Improving the evidence base for services working with people who are at high risk of re-offending after release from prison
Ms Daisy Gibbs
Dr Sarah Larney
Dr Sara Farnbach
Professor Anthony Shakeshaft
In 2018, the number of people in Australian prisons increased for the seventh consecutive year (Statistics 2018). A 2018 report by the Australian Institute of Health and Wellbeing (AIHW) estimated that most (73%) prison entrants had previously been incarcerated, and that almost half (45%) had been incarcerated within the previous 12 months (AIHW 2019).
People who have been released from prison are often at their most vulnerable at this time (Baldry, McDonnell et al. 2006, AIHW 2019), and the high rates of re-offending among people released from custody indicate poor reintegration into the community for many individuals (Baldry, McDonnell et al. 2006, Payne 2007). As such, there is a need to identify and develop post-release programs that can produce positive outcomes for people released from custody (Seiter and Kadela 2003, Wright, Zhang et al. 2013, Growns, Kinner et al. 2016). People who are released from custody are at a higher risk of homelessness than the general population (Borzycki and Baldry 2003, Avery and Kinner 2015), with more than half (54%) of prison discharges expected to be homeless on release from prison in 2018 (AIHW 2019). Furthermore, as residential instability or homelessness are linked to higher rates of recidivism (Lutze, Rosky et al. 2013, Steiner, Makarios et al. 2015, Growns, Kinner et al. 2016), securing accommodation is one of the most significant challenges facing people following discharge (Roman and Travis 2006, Lutze, Rosky et al. 2013, Growns, Kinner et al. 2016).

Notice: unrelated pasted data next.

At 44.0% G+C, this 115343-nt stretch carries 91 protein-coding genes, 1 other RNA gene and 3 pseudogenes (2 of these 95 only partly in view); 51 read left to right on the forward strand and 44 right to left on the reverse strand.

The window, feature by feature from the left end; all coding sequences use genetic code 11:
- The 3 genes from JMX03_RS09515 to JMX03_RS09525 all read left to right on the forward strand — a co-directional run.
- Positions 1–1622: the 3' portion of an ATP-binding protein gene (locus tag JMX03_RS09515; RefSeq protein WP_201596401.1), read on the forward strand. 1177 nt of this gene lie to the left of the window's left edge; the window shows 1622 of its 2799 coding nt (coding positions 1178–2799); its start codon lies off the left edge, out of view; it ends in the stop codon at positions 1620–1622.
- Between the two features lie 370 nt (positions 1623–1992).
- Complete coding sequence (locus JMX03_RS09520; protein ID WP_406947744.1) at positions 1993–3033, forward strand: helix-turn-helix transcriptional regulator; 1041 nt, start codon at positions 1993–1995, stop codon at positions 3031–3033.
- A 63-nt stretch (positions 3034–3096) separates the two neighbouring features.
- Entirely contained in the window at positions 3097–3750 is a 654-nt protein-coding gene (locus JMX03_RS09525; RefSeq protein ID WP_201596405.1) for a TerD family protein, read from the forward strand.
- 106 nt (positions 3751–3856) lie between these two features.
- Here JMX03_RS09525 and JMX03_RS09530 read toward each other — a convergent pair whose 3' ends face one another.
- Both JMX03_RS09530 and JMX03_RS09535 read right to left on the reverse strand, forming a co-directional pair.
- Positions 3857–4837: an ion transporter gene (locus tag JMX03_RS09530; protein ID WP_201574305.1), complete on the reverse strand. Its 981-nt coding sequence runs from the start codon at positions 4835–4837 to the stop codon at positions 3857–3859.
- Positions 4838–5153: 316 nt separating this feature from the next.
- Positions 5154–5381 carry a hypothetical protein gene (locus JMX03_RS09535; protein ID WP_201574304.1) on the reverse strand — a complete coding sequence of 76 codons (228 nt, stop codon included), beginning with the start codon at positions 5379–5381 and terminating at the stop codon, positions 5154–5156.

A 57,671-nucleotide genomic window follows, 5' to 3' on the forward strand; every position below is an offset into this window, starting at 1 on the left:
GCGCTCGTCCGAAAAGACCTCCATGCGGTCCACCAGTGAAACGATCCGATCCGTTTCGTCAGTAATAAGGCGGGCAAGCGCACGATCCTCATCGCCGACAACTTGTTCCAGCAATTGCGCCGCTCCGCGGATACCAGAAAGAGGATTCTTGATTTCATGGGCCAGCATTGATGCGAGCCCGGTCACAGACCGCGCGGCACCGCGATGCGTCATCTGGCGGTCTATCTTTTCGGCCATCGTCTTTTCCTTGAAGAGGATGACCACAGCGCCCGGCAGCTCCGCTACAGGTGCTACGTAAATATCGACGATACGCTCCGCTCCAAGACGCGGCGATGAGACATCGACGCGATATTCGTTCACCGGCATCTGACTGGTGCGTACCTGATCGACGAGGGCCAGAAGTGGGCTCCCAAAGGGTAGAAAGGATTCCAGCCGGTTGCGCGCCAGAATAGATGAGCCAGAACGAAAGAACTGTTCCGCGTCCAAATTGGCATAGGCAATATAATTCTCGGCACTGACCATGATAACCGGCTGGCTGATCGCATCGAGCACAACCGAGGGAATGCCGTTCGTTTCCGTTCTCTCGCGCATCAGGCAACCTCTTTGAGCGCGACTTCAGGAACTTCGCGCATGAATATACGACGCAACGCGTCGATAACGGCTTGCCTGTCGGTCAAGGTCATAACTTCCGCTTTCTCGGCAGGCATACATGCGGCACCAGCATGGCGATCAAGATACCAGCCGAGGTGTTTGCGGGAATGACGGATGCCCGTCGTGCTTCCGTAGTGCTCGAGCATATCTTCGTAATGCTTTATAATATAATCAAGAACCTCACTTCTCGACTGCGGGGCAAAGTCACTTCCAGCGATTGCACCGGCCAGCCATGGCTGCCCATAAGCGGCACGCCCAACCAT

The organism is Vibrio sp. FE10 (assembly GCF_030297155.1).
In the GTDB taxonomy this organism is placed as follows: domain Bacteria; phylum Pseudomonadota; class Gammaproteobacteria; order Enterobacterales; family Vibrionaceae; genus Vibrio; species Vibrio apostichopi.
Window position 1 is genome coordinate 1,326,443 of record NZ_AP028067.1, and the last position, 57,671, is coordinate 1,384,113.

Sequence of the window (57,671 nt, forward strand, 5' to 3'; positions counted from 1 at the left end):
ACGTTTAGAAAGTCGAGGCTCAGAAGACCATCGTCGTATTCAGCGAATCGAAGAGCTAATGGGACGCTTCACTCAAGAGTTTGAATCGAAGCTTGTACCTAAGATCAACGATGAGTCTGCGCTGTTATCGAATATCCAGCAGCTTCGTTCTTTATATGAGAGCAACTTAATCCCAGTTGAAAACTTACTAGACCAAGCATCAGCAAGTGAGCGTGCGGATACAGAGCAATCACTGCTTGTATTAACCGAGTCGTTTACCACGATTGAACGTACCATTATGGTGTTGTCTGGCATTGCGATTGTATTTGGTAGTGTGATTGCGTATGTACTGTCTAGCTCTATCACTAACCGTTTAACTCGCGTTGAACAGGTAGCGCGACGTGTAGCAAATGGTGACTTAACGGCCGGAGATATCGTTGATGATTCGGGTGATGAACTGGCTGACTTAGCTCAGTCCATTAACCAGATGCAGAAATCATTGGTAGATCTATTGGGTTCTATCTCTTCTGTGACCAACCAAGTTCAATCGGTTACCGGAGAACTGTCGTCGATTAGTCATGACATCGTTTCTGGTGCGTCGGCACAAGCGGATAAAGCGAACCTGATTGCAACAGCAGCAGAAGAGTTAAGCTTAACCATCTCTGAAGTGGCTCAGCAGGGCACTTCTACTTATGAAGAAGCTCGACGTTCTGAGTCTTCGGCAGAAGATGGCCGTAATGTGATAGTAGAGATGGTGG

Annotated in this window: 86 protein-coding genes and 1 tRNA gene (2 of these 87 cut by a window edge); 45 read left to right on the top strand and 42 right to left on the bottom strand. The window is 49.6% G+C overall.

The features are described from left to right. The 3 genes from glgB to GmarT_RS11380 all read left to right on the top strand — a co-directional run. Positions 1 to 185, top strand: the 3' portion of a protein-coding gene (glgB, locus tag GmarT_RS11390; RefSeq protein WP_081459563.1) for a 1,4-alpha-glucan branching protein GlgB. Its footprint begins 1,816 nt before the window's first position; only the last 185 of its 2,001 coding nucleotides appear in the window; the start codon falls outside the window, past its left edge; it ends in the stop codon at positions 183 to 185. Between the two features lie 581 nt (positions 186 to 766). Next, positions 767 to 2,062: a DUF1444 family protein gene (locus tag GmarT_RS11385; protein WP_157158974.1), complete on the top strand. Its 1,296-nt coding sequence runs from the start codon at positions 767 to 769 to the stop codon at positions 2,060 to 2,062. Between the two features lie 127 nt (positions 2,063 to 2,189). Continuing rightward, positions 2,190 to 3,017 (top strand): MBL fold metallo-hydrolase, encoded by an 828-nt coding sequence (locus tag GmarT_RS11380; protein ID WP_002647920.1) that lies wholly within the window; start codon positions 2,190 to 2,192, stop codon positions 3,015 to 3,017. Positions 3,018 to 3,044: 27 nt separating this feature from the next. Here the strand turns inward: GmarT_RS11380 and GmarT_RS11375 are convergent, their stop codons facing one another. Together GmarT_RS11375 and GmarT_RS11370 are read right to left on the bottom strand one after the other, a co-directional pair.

A 2016 systematic review of evaluations of post-release supported accommodation found that studies were frequently methodologically flawed, and few consistent findings were evident, with regards to either effectiveness of programs in reducing recidivism, or program characteristics associated with positive participant outcomes (Growns, Kinner et al. 2016).
There is increasing demand within the field of criminal justice for more rigorous research and evaluation of interventions (Wright, Zhang et al. 2013). Demonstrating the impact of interventions is critical in developing evidence-based programs that can produce tangible criminal justice, health and social outcomes for individuals (Growns, Kinner et al. 2016).
The aim of the proposed study is to develop an evidence base for services targeting men who are at high risk of reoffending following release from prison in Australia. Specifically, the aims of each study are to:
- Identify evaluations of programs that aim to improve outcomes of people released from prison; describe the effectiveness of programs; and identify program components that are common across effective programs to facilitate establishment of a best-evidence model of care;
- Develop a best-evidence, standardised and adaptable program framework to be applied across services working with men released from prison;
- Evaluate the feasibility of implementing routine data collection processes in an existing program, and explore opportunities to use such data for quality improvement purposes; and
- Describe health and criminal justice impacts of a supported accommodation service for men released from prison.